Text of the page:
Book Publishing Lawyer Beverly Hills

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Book Publishing

For a writer to reach a broad audience and monetize their original work, they usually must enter into contractual agreements with other parties who can provide the necessary services and resources to achieve the author’s goal. As the book publishing lawyer Los Angeles trusts, we negotiate, draft, and review publishing agreements and represent publishing companies, authors, and writers. We regularly advise clients with regard to eBook and multimedia ventures, helping them navigate new agreements and licenses.

We also negotiate a wide range of ancillary rights agreements to lock in innovative revenue streams, such as book-to-movie, book-to-video, book-to-audio, book-to-game, and other licensing and merchandising opportunities.

Book Publishing Lawyer Beverly Hills

Legal Services Relating to Book Publishing

To formalize book publishing deals between publishing companies and writers, the parties have to agree upon the terms of their agreements within a legally binding contract. Listed below are some of the most frequent types of agreements we enter into on behalf of book industry clients.

Book Publishing Agreements

Book publishing agreements are the most common agreements into which authors and publishers enter. A book publishing attorney Beverly Hills relies on can guide either party with regard to best protecting their interests, as well as help them negotiate favorable terms. The scope of a book publishing agreement usually covers the following terms:

  • Writer’s deadlines
  • Description of the anticipated finished product
  • Advances against future royalties
  • Royalty percentages and payment schedule
  • Anticipated publication date
  • How many copies the publisher will print
  • Copyright ownership
  • Options for subsequent projects
  • Editing and revision provisions
  • Approval rights for final manuscript, cover art, title, and book layout
  • Licensing provisions
  • Promotion and advertising

Collaboration Agreements

When two or more individuals want to collaborate on creating a book, it is important to clarify the contractual terms of the relationship before embarking on the endeavor. Especially when more than one party is involved, questions as to copyright may come into play. Just because there is more than one person writing a book does not necessarily mean that those parties are intended to be co-authors who jointly hold the copyright. Collaboration agreements often come into play between authors and illustrators, as well.

Absent any other binding agreement, the U.S. Copyright Act states that two or more writers who jointly create a final product will be considered co-authors and jointly hold the copyright. However, in a collaboration agreement, the parties may contract around this and specifically dictate who will own the work.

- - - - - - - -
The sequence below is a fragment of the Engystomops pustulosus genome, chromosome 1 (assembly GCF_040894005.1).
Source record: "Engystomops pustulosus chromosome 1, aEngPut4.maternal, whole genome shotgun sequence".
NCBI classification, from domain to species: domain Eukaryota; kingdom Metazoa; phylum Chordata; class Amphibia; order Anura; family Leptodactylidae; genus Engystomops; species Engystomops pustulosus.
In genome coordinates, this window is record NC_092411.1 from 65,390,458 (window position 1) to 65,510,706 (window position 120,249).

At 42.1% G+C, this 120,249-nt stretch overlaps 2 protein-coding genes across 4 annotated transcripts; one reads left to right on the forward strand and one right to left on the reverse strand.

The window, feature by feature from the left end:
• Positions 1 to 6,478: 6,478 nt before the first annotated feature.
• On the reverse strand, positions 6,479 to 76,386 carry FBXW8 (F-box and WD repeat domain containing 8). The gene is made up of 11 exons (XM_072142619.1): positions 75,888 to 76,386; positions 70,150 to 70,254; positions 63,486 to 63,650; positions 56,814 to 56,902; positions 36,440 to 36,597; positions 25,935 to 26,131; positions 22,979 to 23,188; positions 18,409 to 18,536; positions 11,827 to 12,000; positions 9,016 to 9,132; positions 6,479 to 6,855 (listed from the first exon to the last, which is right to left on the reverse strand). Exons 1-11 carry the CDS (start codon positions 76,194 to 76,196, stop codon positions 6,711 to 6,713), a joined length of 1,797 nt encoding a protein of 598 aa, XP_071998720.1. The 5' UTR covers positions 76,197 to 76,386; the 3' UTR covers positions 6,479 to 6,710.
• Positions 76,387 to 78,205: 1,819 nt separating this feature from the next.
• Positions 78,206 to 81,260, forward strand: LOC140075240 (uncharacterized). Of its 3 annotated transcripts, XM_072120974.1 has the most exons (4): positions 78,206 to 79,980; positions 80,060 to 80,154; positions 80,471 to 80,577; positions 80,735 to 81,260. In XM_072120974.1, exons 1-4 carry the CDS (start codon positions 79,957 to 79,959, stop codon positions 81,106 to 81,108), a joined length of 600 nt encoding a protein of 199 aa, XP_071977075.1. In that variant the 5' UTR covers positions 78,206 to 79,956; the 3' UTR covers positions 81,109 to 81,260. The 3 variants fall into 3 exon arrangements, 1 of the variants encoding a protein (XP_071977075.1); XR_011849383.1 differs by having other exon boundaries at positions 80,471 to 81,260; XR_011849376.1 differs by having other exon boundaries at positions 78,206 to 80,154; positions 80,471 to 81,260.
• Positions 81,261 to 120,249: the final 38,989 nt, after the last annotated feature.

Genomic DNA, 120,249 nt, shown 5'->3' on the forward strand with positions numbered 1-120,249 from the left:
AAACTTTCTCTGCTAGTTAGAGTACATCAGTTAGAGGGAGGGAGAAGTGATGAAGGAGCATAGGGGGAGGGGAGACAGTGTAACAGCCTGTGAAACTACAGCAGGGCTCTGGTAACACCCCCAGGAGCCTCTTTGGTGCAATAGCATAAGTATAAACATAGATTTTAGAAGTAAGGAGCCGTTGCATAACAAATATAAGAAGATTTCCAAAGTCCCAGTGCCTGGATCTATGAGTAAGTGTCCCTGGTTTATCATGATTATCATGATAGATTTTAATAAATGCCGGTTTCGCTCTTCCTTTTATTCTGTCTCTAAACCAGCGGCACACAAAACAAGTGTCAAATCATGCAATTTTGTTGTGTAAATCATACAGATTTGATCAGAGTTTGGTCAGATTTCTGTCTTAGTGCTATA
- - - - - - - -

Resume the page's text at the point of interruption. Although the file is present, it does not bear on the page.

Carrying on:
In a collaboration agreement, the most important terms to consider are:

  • Responsibilities of each party
  • Who will retain the copyright
  • Approval rights
  • Compensation
  • Whether and how each writer will be credited

Ghostwriter Agreements

If a celebrity or any other person wishes to engage the work of another individual to ghostwrite content on their behalf, they too need to be especially mindful of copyright issues that may arise. To avoid the legal assumption of co-authorship and jointly owned copyright, the individual seeking another person’s writing services and the intended ghostwriter can enter a work-for-hire agreement.

Under the terms of a work-for-hire contract, which should be signed before any writing occurs to preserve its validity, there are ways to ensure that the individual seeking the work is the one who retains the copyright. The Copyright Act allows work-for-hire agreements in book publishing if either an independent contractor authors the work or an employee authored the work within the scope of their employment.

The rules around works for hire are quite stringent in circumstances in which an independent contractor is producing the work product. The only types of work that may be commissioned by an independent contractor are translations, contributions to audio-visual work, contributions to a collective work, atlases, compilations, instructional text, tests, test answers, and work that supplements another author’s work. A seasoned book publishing attorney can provide guidance on how to navigate this type of situation while protecting your interests.

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